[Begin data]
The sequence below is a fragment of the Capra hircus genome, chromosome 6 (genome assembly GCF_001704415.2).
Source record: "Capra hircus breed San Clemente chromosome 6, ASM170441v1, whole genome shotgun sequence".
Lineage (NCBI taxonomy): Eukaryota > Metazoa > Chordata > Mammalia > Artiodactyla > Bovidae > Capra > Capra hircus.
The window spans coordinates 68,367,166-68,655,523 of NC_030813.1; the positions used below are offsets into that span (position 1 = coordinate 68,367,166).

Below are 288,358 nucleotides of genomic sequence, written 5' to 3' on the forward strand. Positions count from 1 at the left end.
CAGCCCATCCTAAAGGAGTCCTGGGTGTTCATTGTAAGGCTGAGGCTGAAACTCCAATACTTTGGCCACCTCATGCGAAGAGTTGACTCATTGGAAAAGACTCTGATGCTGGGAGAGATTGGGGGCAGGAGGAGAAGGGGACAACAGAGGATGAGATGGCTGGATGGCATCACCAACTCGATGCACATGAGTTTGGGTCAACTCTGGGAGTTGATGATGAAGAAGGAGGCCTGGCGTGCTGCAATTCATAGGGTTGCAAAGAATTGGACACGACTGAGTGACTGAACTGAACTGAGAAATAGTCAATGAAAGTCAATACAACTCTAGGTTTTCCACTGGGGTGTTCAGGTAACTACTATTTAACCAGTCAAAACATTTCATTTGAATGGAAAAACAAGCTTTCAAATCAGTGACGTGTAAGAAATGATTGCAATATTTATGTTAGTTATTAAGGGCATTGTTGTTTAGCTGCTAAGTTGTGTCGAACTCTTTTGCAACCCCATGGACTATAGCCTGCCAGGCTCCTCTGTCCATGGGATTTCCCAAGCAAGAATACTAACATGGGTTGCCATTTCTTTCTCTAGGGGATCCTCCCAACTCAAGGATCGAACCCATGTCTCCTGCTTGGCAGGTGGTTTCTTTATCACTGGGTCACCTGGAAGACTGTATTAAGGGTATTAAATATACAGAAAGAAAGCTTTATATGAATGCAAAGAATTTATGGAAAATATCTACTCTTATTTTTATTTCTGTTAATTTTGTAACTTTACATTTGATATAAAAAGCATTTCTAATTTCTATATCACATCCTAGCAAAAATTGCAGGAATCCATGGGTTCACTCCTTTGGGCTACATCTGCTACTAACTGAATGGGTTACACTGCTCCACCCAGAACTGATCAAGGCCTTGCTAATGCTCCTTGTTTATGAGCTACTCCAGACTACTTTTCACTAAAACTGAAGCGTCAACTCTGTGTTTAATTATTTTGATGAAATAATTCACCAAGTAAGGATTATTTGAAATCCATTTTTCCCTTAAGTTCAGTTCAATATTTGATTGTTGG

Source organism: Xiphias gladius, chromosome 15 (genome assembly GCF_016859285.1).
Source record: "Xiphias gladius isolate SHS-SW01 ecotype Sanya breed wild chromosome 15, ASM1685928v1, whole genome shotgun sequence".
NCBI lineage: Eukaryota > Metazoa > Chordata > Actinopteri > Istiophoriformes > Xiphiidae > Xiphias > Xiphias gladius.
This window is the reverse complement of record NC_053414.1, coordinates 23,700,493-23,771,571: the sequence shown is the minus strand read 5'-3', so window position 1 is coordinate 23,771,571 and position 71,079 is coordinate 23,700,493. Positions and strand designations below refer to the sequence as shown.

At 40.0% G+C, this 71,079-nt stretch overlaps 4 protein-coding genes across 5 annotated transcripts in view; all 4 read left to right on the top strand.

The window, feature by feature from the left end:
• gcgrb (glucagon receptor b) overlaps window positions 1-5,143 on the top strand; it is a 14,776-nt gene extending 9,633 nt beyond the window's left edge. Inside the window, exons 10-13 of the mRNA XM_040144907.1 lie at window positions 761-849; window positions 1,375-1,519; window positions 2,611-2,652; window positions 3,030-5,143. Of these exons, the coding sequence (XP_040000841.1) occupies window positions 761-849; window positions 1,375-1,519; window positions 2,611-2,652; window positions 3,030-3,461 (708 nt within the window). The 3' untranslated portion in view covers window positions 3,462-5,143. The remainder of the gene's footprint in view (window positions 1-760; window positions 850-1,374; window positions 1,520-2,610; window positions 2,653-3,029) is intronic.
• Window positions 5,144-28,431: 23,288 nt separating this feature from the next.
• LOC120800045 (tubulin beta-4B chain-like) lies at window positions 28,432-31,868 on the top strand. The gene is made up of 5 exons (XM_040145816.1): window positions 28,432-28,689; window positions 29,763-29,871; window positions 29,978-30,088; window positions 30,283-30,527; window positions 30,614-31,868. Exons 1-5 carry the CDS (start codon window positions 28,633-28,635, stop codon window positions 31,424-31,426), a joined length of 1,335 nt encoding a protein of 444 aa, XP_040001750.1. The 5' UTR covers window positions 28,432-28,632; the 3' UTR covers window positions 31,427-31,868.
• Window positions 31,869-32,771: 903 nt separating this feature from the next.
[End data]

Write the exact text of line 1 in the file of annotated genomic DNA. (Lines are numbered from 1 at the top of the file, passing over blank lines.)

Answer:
The sequence below is a fragment of the Capra hircus genome, chromosome 6 (genome assembly GCF_001704415.2).